he taught within the temple's gates;
his people saw him die at last:
praised be his teaching.

The dissolute he did not scorn,
nor turn from those who were in sin;
he for the righteous did rejoice
but bade the fallen to come in:
praised be his mercy.

He did not disregard the sick;
to simple ones his word was given;
and he descended to the earth
and, his work done, went up to heaven:
praised be his coming.

Who then, my Lord, compares to you?
The Watcher slept, the Great was small,
the Pure baptized, the Life who died,
the King abased to honor all:
praised be your glory.

by Ephrem of Edessa, translated by John Howard Rhys, adapted and altered by F Bland Tucker, (Episcopal) Hymnbook 1982.

Monday, December 10, 2012



John Donne (1572-1631)

Immensity cloistered in thy dear womb,
Now leaves His well-belov'd imprisonment,
There He hath made Himself to His intent
Weak enough, now into the world to come;
But O, for thee, for Him, hath the inn no room?
Yet lay Him in this stall, and from the Orient,
Stars and wise men will travel to prevent
The effect of Herod's jealous general doom.
Seest thou, my soul, with thy faith's eyes, how He
Which fills all place, yet none holds Him, doth lie?
Was not His pity towards thee wondrous high,
That would have need to be pitied by thee?
Kiss Him, and with Him into Egypt go,
With His kind mother, who partakes thy woe.

Friday, December 7, 2012



John Donne (1572-1631)

Salvation to all that will is nigh;
That All, which always is all everywhere,
Which cannot sin, and yet all sins must bear,
Which cannot die, yet cannot choose but die,
Lo, faithful virgin, yields Himself to lie
In prison, in thy womb; and though He there
Can take no sin, nor thou give, yet He will wear,
Taken from thence, flesh, which death's force may try.
Ere by the spheres time was created, thou
Wast in His mind, who is thy Son and Brother;
Whom thou conceivst, conceived; yea thou art now
Thy Maker's maker, and thy Father's mother;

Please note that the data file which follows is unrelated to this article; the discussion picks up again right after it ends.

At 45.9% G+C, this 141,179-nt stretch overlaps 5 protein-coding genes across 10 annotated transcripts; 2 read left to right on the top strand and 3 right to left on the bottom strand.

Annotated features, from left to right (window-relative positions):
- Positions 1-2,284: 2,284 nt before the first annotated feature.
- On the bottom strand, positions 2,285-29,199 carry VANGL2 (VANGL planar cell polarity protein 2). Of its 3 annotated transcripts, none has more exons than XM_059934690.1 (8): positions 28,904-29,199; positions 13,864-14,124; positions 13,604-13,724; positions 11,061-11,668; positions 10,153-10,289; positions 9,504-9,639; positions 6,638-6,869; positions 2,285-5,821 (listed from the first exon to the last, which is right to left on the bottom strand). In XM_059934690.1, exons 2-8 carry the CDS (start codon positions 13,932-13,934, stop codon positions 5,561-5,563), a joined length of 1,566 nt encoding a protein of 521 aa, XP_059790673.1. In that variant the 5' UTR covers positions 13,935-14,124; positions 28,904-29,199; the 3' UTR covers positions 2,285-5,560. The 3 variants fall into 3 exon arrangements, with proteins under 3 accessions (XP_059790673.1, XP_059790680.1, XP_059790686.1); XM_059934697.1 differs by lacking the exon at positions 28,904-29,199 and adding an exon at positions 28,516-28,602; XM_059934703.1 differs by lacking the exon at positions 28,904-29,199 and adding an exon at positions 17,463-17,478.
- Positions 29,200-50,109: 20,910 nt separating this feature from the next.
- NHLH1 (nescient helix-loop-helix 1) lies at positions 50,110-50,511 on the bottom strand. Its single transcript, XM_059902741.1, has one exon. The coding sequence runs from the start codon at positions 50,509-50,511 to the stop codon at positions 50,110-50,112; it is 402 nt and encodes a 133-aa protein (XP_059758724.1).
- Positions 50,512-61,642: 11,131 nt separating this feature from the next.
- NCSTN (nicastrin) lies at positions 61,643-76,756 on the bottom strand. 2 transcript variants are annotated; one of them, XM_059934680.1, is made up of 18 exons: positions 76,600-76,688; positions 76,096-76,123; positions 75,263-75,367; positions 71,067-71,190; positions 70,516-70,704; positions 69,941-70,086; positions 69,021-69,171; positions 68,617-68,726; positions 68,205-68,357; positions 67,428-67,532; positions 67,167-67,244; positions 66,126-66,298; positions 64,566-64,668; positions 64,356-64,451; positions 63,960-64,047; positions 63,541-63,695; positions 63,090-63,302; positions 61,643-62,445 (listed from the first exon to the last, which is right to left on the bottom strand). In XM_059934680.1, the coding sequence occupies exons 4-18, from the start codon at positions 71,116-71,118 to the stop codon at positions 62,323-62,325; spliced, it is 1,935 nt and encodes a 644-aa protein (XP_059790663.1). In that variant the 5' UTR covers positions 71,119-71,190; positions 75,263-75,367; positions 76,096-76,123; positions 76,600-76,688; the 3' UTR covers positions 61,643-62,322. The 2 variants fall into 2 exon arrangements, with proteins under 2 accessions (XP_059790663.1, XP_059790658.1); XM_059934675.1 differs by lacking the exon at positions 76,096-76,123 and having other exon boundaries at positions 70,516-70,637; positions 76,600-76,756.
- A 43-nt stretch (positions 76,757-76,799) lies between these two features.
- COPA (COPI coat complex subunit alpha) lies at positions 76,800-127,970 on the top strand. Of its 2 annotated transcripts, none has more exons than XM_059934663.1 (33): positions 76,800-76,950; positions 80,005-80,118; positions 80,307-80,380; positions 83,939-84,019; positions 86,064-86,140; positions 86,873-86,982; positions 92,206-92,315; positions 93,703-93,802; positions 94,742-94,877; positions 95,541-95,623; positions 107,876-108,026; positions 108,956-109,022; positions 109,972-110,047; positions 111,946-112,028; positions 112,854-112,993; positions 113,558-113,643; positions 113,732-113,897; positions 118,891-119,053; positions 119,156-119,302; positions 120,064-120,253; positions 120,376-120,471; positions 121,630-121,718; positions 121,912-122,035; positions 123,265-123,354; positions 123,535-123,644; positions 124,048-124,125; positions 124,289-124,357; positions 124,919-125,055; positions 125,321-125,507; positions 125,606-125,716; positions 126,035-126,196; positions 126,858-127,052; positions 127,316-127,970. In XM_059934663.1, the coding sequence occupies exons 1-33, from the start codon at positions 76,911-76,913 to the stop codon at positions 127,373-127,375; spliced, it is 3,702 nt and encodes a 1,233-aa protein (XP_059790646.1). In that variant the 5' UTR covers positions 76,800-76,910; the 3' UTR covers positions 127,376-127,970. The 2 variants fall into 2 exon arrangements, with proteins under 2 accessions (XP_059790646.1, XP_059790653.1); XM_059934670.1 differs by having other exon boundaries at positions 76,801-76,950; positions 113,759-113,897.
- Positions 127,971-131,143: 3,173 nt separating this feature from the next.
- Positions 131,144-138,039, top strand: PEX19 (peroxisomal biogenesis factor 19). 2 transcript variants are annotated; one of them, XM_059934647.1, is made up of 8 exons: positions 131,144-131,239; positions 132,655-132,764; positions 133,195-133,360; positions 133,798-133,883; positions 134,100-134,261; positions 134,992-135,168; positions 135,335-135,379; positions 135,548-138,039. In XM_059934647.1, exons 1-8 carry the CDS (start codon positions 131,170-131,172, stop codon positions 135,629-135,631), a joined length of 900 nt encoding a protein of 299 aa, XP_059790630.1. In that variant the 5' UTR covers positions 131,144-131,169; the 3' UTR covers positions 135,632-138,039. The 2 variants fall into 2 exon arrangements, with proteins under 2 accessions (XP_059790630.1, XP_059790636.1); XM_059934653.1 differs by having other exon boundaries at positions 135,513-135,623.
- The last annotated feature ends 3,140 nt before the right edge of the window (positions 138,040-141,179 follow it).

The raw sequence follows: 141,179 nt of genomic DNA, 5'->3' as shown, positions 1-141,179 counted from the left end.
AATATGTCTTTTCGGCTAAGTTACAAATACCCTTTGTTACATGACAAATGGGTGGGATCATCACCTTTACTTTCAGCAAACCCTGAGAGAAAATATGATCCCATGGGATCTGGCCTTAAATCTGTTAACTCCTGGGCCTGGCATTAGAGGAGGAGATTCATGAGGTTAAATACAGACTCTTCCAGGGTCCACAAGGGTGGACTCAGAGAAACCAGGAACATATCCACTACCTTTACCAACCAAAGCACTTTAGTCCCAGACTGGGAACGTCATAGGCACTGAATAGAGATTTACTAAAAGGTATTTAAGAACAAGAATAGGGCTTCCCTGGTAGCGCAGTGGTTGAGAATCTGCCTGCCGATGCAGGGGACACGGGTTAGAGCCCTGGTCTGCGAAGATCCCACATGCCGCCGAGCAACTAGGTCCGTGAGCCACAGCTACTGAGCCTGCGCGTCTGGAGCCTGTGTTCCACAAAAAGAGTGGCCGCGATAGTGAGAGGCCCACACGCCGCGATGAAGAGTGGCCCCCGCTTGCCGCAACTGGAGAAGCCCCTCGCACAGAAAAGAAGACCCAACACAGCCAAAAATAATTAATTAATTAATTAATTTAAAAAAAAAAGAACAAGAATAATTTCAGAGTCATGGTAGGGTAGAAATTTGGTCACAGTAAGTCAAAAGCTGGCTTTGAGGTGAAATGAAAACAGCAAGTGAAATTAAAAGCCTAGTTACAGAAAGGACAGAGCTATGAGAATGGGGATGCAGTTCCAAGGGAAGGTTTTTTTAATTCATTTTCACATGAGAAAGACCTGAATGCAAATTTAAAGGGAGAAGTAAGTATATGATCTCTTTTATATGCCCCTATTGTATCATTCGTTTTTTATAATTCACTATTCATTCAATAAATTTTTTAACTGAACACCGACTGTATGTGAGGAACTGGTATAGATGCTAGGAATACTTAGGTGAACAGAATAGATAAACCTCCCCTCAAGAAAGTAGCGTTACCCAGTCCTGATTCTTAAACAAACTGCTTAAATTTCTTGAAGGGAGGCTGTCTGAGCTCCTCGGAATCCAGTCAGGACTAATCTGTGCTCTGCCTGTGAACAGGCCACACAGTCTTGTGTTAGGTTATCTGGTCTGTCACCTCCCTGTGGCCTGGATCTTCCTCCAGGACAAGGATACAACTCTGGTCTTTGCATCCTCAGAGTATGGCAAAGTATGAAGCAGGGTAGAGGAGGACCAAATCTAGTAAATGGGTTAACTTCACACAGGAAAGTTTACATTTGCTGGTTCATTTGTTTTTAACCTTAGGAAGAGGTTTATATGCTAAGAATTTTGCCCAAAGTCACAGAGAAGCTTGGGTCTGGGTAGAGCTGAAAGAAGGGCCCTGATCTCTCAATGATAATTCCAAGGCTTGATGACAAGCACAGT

Thou hast light in dark, and shutst in little room,
Immensity cloistered in thy dear womb.

Wednesday, December 5, 2012

The House of Christmas

The House of Christmas, by GK Chesterton (1874–1936)

There fared a mother driven forth
Out of an inn to roam;
In the place where she was homeless
All men are at home.
The crazy stable close at hand,
With shaking timber and shifting sand,
Grew a stronger thing to abide and stand
Than the square stones of Rome.

For men are homesick in their homes,
And strangers under the sun,
And they lay on their heads in a foreign land
Whenever the day is done.
Here we have battle and blazing eyes,
And chance and honour and high surprise,
But our homes are under miraculous skies
Where the yule tale was begun.

A Child in a foul stable,
Where the beasts feed and foam;
Only where He was homeless
Are you and I at home;
We have hands that fashion and heads that know,
But our hearts we lost - how long ago!
In a place no chart nor ship can show
Under the sky's dome.

This world is wild as an old wives' tale,
And strange the plain things are,
The earth is enough and the air is enough
For our wonder and our war;
But our rest is as far as the fire-drake swings
And our peace is put in impossible things
Where clashed and thundered unthinkable wings
Round an incredible star.

To an open house in the evening
Home shall men come,
To an older place than Eden
And a taller town than Rome.
To the end of the way of the wandering star,
To the things that cannot be and that are,
To the place where God was homeless
And all men are at home.

Tuesday, November 6, 2012

The Election

Many professing Christians have abandoned the preaching and witnessing of the Gospel for a political religion – we need only listen and watch; I have partaken of that cup myself so I know what the venom tastes like. This means that it doesn’t matter who wins the presidential election, the civic-political religion will continue. Until we are known for the Gospel we cannot preach the Gospel. Until we are known for peace we cannot witness to the Prince of Peace.

The Book of Judges tells us that there was a time in Israel when everyone did what was right in his own eyes. There is amoral anarchy in society; there is also amoral anarchy in the professing church. When Christians choose to ignore Biblical injunctions to pray for all in authority and to honor our rulers then Christians are doing what they consider right in their own eyes rather than living under the lordship of Jesus Christ. Anarchy in society is expected; anarchy in the church is frightening.

If President Obama is defeated many Christians can not only say, “I voted for Mitt Romney”, they can also say, “I never prayed for President Obama during his four years in office.”

Americans are noted for voting with their pocketbook; the professing church is the same – we won’t give of our resources to others, we won’t help the poor, we won’t protect the sanctity of life by loving those in challenging pregnancies, by serving those who have had abortions – oh yes we have our “poster children” projects but as a people we fall far short – Pregnancy Support Centers should be showcases of Christian care and charity, visually welcoming centers equal to the finest church buildings in a community; if there are any such centers in America they are the exceptions.